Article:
Bill Clinton once declared, "The era of big government is over." Both Republicans and Democrats applauded.
What a joke.
Government grew under Clinton, and grew even faster under his successor. Government is so big today that more than half the population gets a major part of its income from the state.
So says a study by economist Gary Shilling. Shilling, a Springfield, N.J., consultant and forecaster, says the portion of Americans feeding substantially at the public trough stands at 52.6 percent. In 2000, it was 49.4. It seems unbelievable that in 1950, only 28.3 percent of Americans lived off the taxpayers. Shilling projects 60 percent by 2040.
One out of five Americans works for some level of government or for a firm that depends on taxpayer financing. One in five also draws Social Security or a federal pension. That number will grow as the baby boomers move on to Social Security, which, let's not forget, is a transfer program.
Among other recipients of largess: Nine million are on food stamps, 2 million received housing subsidies, and 5 million go to school on the federal taxpayer. In Shilling's reckoning, dependents of recipients are also part of the group he calls "government beneficiaries."
Wasn't the welfare system reformed in 1996? On the surface, yes. Cash payments are available only for a limited time and recipients are expected to work eventually. Millions of women once on welfare have gone to work. But the idea that the taxpayer has gotten a break or that overall dependency has decreased is a myth. As theAP reported: "The welfare state is bigger than ever despite a decade of policies designed to wean poor people from public aid. The number of families receiving cash benefits from welfare has plummeted since the government imposed time limits on the payments a decade ago. But other programs for the poor -- including Medicaid, food stamps and disability benefits -- are bursting with new enrollees. The result ... is that nearly one in six persons rely on some form of public assistance, a larger share than at any time since the government started measuring two decades ago." The handouts go to the well off, too. Farm programs and corporate subsidies benefit big farmers and big business, and wealthy people draw large Medicare benefits. The Cato Institute says there are nearly 1,700 federal subsidy programs spending hundreds of billions of dollars a year.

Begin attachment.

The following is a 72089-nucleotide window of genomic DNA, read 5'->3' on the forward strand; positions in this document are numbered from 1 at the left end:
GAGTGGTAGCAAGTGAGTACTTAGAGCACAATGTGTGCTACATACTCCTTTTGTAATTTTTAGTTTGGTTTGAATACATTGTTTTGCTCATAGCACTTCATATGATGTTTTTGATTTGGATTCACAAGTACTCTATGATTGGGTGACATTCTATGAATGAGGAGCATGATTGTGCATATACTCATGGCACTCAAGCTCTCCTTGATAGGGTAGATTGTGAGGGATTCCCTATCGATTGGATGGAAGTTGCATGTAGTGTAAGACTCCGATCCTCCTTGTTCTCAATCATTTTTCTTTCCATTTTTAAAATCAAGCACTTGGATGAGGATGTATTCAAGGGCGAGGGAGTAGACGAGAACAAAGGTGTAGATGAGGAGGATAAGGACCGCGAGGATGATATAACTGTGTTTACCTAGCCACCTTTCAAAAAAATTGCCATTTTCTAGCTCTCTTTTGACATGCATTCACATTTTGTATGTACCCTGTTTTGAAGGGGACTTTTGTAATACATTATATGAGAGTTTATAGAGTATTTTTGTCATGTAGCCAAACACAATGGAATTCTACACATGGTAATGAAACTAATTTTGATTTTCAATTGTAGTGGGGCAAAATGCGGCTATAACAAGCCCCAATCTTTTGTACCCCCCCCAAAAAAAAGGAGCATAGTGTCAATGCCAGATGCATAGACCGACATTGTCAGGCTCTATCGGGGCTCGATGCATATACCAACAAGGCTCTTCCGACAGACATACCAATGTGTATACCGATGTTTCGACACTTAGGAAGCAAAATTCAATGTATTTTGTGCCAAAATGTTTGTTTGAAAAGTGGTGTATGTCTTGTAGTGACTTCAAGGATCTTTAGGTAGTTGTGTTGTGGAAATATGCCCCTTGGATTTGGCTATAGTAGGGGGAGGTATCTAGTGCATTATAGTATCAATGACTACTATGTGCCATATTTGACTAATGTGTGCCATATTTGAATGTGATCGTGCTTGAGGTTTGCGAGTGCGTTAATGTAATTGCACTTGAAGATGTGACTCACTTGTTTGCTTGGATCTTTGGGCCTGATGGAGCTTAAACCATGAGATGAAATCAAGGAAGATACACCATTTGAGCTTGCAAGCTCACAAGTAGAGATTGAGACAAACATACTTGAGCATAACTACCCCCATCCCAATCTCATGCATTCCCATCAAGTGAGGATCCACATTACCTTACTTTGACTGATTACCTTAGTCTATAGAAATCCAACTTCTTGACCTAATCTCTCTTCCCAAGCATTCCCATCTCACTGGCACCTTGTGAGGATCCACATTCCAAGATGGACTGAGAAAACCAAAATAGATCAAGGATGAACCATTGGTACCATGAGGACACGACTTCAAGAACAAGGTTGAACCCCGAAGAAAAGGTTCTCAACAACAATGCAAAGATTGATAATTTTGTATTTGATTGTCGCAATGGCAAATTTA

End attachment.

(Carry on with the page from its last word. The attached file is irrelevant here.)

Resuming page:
According to Michael Tanner's "Leviathan on the Right", federal domestic spending under President Bush has risen 27 percent in real terms, while discretionary non-entitlement spending has gone up 4.5 percent a year. (Clinton's annual increase was "only" to 2.1 percent.)
Who'd have thought that a Republican president would challenge Lyndon Johnson's spending record?
Government is "that great fiction by which everyone tries to live at the expense of everyone else," wrote Frederic Bastiat, the great laissez-faire economist of Nineteenth-Century France. Of course, everyone cannot live at the expense of everyone else, but people who understand nothing about economics try, egged on by politicians looking for an election-wining coalition.
The European welfare states are learning that producers don't leave themselves available for milking forever. Their economies are sluggish, and unemployment is high. Government promises exceed resources, and citizens who were guaranteed lifelong security find their benefits shrinking.
Yet this doesn't deter our champions of big government. Even the coming Social Security and Medicare train wrecks don't faze them. So don't expect government to stop growing. The Washington Post reports ominously: "In the four months since the midterm elections, the number of new lobbyist registrations has nearly doubled to 2,232 from 1,222 in the comparable period a year earlier."
The lobbyists go where the money and the power is.
Thomas Jefferson said, "The natural progress of things is for liberty to yield and government to gain ground."
It's sad that that's no myth.